Glucometabolic perturbations in type 2 diabetes mellitus and coronavirus disease 2019: causes, consequences, and how to counter them using novel antidiabetic drugs

Djordje Popovic, Nikolaos Papanas, Theocharis Koufakis, Kalliopi Kotsa, Wael Al Mahmeed, Khalid Al-Rasadi, Kamila Al-Alawi, Maciej Banach, Yajnavalka Banerjee, Antonio Ceriello, Mustafa Cesur, Francesco Cosentino, Alberto Firenze, Massimo Galia, Su-Yen Goh, A Janez, Sanjay Kalra, Peter Kempler, Nitin Kapoor, Nader LessanPaulo Lotufo, Ali A Rizvi, Amirhossein Sahebkar, Raul D Santos, Anca Pantea Stoian, Peter P Toth, Vijay Viswanathan, Manfredi Rizzo

Research output: Contribution to journalArticlepeer-review


The growing amount of evidence suggests the existence of a bidirectional relation between coronavirus disease 2019 (COVID-19) and type 2 diabetes mellitus (T2DM), as these two conditions are worsening each other, causing a significant healthcare and socioeconomic burden. The alterations in innate and adaptive cellular immunity, adipose tissue, alveolar, and endothelial dysfunction, hypercoagulation, propensity to an increased viral load, and chronic diabetic complications are all associated with glucometabolic perturbations characteristic for T2DM patients, and predispose them to severe forms and mortality of COVID-19. On the other hand, severe acute respiratory syndrome coronavirus 2 infection negatively impacts glucose homeostasis due to its effects on insulin sensitivity and β-cell function, further aggravating the preexisting glucometabolic perturbations in individuals with T2DM. Thus, we are in the urgent need for the most effective ways of countering these glucometabolic disturbances occurring during the acute COVID-19 illness in T2DM patients. The novel classes of antidiabetic medications (dipeptidyl peptidase 4 inhibitors (DPP-4is), glucagon-like peptide-1 receptor agonists (GLP-1 RAs), and sodium-glucose co-transporter-2 inhibitors (SGLT-2is) are considered as candidate drugs for this purpose. The aim of this review article was to summarize current knowledge regarding the glucometabolic disturbances during acute COVID-19 illness in T2DM patients and the potential ways to tackle those using novel antidiabetic medications. Recent observational data suggest that preadmission use of GLP-1 RAs and SGLT-2is are associated with a decreased, while the preadmission use of DPP-4is is associated with an increased in-hospital mortality of T2DM patients with COVID-19. Although these results provide further evidence for the widespread use of these two classes of medications in the COVID-19 era, dedicated randomized controlled trials analyzing the effects of in-hospital use of novel antidiabetic agents in T2DM patients with COVID-19 are needed.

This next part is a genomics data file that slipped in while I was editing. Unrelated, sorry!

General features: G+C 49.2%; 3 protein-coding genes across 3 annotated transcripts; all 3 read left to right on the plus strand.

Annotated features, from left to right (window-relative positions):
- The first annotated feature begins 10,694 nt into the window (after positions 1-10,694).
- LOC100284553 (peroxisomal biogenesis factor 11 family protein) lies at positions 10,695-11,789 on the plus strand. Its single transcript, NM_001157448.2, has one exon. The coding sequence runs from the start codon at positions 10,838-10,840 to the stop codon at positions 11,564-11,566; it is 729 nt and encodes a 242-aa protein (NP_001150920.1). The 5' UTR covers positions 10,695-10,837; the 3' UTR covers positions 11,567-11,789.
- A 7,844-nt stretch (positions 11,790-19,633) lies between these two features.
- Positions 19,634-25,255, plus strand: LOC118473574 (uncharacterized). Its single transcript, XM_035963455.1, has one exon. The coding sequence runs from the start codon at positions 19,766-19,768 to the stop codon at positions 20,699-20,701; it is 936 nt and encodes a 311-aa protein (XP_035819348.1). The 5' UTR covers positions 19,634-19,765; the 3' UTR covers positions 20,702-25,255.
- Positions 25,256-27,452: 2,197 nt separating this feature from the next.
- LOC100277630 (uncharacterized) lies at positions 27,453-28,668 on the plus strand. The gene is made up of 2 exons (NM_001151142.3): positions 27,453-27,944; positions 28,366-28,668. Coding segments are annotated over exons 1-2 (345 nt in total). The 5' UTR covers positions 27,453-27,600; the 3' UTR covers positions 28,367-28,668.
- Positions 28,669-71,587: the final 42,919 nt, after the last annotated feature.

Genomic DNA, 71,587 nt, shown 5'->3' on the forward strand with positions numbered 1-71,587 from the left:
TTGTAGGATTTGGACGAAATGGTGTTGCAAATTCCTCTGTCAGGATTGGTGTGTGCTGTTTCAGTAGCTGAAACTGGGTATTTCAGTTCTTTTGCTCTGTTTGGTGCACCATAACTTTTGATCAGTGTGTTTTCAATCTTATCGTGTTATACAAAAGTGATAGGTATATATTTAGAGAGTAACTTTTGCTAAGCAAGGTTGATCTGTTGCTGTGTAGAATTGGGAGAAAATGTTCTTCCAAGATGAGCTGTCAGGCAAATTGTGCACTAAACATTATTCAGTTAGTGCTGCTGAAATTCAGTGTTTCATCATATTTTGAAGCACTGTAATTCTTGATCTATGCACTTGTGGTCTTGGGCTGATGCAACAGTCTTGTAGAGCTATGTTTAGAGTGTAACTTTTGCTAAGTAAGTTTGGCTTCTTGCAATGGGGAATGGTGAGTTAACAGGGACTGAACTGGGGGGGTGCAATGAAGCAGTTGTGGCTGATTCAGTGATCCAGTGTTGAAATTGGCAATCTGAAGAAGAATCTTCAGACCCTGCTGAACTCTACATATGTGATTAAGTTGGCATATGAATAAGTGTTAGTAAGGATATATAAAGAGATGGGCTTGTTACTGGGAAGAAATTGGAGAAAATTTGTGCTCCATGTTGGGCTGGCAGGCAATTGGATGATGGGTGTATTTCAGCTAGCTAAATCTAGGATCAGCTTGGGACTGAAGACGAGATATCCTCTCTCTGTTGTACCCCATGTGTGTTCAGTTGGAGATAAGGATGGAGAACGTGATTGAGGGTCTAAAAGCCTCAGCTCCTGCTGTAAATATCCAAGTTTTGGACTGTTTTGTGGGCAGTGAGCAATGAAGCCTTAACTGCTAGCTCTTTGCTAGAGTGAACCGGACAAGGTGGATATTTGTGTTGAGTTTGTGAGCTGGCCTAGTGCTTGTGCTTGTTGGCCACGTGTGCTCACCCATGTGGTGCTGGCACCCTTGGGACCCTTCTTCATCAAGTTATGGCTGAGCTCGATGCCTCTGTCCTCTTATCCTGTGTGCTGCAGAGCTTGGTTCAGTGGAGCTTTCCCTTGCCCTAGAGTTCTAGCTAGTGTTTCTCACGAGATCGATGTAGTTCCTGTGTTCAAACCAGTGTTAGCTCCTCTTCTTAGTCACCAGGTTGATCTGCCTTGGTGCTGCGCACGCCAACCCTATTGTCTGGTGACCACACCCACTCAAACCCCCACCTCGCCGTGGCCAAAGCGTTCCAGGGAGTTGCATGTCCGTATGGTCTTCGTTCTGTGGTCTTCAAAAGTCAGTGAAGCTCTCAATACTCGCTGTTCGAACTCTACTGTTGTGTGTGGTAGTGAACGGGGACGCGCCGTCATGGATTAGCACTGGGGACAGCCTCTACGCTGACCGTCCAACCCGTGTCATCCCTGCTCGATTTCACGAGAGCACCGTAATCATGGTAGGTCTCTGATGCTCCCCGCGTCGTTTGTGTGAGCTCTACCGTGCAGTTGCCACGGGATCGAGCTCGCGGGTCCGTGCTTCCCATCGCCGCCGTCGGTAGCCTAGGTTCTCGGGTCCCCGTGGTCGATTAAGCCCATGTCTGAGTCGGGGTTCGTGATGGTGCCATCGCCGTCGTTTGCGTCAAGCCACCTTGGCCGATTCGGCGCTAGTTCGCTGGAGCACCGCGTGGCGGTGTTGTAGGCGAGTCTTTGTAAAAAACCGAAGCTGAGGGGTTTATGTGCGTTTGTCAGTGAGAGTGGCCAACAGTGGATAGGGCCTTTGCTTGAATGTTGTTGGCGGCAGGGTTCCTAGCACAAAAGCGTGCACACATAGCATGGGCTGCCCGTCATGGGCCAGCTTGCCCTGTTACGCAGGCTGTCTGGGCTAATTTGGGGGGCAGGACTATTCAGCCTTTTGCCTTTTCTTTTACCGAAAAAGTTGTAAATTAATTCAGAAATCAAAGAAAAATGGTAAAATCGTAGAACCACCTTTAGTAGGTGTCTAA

Original languageEnglish
JournalExperimental and Clinical Endocrinology and Diabetes
Publication statusE-pub ahead of print - Jan 24 2023

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